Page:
360 – Making the Most of Personal Learning 1

Free Resources: PDF Transcript | Quiz & Vocab


Hello everyone, Tim here with another Skills 360 podcast. Hope you had a fantastic summer and now you’re feeling refreshed and ready to get down to work. We’ve got a great lesson today on making the most of personal learning.

And here’s some good news for everyone interested in personal learning: the Skills 360 podcast is now available as its own channel in iTunes. Just head over to the BEP or myBEonline websites for the free subscription links.

Okay, now I mentioned personal learning. And I’m guessing that if you’re listening to this, you must be a pretty motivated learner. Am I right? You are keen to improve your language ability, your communication, and your overall business skills. And you’ve decided to tune in to a podcast to do those things. That’s great. But does it stop there? Is that all we have to do? No, not if you want to make good progress, so lets look at some ideas to make the most of your personal learning.

Let’s start with goals. Now, I went on a lot about goals and how to achieve them in a previous episode of Skills 360 series. Anyone remember what makes a good goal? Well, in case you don’t recall, let me jog your memory: goals should be SMART. That’s S-M-A-R-T. And what do those letters stand for? S is for specific. M is for measurable. A is for attainable. R is for relevant. And T is for time-sensitive. So make your goals specific, measurable, attainable, relevant and timely. If you do, they’re SMART goals. Feel free to look up our previous episodes, if you want more on setting and achieving your goals.

Now, your goals can be big or small. Whatever works for you. I mean, one of your goals could be to devote one hour every day to studying English. That’s pretty straightforward. Or your goal could be to develop your skills enough to attain a high score on an English test such as TOEIC or BULATS. Achieving a goal like that will most likely mean you will have to set many smaller goals (to achieve it).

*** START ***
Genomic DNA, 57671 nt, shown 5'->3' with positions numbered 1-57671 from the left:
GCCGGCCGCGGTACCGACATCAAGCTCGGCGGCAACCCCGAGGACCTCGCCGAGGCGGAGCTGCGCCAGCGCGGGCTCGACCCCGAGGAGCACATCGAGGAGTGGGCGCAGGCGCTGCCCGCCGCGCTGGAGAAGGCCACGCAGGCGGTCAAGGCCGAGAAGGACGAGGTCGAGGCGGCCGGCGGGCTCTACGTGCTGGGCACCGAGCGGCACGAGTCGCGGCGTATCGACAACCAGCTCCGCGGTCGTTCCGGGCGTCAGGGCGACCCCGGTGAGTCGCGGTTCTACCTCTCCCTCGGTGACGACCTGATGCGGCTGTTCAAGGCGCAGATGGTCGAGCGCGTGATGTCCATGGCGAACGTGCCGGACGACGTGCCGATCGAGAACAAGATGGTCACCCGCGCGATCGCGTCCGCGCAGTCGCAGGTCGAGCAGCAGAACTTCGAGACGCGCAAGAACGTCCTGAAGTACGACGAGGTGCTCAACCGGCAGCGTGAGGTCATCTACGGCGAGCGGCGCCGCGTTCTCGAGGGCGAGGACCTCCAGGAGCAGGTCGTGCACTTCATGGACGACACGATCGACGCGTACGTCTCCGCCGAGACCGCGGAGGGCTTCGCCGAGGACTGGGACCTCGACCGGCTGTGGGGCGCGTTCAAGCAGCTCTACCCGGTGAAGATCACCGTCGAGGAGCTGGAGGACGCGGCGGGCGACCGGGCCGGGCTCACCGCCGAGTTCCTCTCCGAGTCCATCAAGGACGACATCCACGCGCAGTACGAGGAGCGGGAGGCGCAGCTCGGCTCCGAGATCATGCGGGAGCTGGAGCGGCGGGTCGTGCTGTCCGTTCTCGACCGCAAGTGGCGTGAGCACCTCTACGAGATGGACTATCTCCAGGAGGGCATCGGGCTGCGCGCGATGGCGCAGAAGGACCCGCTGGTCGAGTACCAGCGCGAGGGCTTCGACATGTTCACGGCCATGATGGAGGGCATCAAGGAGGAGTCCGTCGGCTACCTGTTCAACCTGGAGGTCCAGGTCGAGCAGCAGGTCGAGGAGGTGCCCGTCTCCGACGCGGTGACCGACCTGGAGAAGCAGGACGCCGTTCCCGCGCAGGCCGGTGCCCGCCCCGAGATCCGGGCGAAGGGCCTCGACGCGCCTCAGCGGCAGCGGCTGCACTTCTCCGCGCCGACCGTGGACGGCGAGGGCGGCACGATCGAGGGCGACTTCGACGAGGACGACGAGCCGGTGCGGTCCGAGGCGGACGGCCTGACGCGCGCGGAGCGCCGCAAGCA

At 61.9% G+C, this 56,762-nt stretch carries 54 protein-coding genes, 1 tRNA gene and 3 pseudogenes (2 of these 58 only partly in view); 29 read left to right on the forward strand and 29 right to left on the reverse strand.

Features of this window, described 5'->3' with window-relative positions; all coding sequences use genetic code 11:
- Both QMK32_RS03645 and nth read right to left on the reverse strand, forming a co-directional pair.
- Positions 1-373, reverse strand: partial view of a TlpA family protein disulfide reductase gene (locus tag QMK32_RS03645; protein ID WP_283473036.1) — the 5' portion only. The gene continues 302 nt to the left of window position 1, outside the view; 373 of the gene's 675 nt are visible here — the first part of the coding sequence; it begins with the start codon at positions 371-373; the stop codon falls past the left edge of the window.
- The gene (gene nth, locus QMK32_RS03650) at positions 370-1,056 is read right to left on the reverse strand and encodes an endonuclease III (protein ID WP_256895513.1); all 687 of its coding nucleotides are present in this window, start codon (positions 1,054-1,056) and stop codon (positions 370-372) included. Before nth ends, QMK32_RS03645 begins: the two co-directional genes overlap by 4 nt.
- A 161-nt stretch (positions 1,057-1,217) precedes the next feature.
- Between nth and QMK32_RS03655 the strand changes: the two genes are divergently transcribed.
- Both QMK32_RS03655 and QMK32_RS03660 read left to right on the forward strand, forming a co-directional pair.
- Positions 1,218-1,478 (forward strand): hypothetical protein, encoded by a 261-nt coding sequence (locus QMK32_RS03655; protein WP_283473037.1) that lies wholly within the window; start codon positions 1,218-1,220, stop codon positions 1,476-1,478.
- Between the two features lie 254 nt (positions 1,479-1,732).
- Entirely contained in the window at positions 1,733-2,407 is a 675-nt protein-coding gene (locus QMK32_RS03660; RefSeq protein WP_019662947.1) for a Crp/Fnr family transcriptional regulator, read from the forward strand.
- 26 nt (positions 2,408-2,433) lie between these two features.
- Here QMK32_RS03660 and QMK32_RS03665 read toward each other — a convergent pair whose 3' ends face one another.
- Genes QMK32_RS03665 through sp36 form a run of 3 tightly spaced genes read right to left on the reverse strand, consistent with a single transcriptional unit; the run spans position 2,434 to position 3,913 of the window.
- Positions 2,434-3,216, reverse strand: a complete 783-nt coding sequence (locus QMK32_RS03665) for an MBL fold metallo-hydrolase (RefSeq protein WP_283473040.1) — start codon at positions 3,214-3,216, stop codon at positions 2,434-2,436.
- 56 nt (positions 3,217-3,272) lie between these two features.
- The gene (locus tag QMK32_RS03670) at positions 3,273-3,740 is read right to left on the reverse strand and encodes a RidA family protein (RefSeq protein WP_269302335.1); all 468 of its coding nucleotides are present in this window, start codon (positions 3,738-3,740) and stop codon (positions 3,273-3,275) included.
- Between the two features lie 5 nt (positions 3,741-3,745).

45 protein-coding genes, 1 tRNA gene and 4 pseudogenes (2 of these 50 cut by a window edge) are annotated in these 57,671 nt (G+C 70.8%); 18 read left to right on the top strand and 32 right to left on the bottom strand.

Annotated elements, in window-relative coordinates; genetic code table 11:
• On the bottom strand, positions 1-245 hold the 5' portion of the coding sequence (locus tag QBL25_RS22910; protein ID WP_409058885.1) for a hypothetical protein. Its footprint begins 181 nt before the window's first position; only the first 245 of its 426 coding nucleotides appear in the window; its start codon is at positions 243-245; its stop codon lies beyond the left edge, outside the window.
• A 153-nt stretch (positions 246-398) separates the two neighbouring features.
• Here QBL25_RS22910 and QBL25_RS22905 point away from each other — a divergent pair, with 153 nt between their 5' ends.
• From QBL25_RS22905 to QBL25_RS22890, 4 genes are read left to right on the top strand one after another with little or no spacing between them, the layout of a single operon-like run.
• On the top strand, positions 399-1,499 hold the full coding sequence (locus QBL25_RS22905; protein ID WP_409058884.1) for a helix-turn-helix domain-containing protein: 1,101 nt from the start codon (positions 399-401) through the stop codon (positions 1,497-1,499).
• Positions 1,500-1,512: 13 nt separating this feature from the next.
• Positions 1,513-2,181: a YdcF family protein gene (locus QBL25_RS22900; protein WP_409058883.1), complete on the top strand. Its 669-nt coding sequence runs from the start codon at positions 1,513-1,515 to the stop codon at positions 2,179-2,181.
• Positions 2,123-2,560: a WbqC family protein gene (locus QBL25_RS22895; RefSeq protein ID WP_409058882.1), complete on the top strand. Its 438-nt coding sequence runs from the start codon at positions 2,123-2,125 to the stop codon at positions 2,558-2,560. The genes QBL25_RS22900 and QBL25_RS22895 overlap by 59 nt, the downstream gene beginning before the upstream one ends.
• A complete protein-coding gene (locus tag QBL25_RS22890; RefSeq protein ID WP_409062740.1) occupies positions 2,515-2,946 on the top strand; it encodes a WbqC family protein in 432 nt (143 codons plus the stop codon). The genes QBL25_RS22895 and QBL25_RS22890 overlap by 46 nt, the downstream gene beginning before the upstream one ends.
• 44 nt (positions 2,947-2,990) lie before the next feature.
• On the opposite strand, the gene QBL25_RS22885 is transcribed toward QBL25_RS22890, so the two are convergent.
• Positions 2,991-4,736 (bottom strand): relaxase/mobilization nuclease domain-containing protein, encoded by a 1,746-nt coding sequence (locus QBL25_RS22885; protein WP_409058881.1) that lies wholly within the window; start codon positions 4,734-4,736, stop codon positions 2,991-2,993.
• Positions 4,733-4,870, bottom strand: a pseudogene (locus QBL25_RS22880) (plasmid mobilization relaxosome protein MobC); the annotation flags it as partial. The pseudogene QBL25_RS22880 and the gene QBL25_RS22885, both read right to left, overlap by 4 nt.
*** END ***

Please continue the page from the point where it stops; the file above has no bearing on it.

Great. Now your goals can be a part of something bigger, part of what we call a personal learning plan. To create a personal learning plan, you need to sit down and figure out what your strengths and weaknesses are, which skills you want to develop, how much time you have, how much money you can commit, and what exactly you want to accomplish. Then you can create your plan. This will help put some method behind what you’re doing.

The word “personal” is very important. Your learning should suit you, your interests, your schedule, your abilities, and your SMART goals. There are gads of online tools that can help you do this. You can use bookmarking tools like Delicious, social networking tools like Google Plus, as well as YouTube and SlideShare. In fact, if you think about the online tools that you use for business, communication, and entertainment, these are probably all useful in building a personalized learning plan. If you want to take it up a notch, you can try the new “Course Builder” tool on mybeonline.com.

All right, now one thing to keep in mind is variety. Variety in what? Variety in everything. You should be varying your type of input, the source of that input, and the difficulty of your input. Your type of input could include both reading and listening, as well as vocabulary work and grammar, if that’s up your alley. The source of your input could be radio, television, podcast, newspapers, and face-to-face interaction. And the difficulty could range from materials created specifically for language learners to those targeting native speakers. In a word, mix it up. Listen to some of my 360 shows, work on a couple of BEP podcasts, then hone your listening with CNN or BBC. Then maybe switch over to some Video Vocab lessons and read some business reports from Bloomberg or CNBC. You get the idea.

Another point I want to make about your input is that it should be relevant and interesting. I mean that it’s relevant to you personally and your job. Studying what is not relevant or interesting will make you bored. And being bored will make you unmotivated. What you study truly has to be useful.

Great. Remember to set SMART goals, and build a truly personalized learning plan that has a variety of input that is both interesting and relevant to you. Keep those things in mind and you’ll be on the road to success.

That’s all for today. If you’d like to test yourself on what we’ve just covered, have a look at the myBEonline.com website. There you’ll find a quiz about today’s show as well as a complete transcript. Next week, we’ll look at how to maintain your progress and keep on track with your personalized learning plan. So long. And see you again soon.

Discussion Questions

1. What are the different things you do to study or practice English?
2. What aspect of English would you most like to improve?
3. What do you find are the best online resources for studying English?

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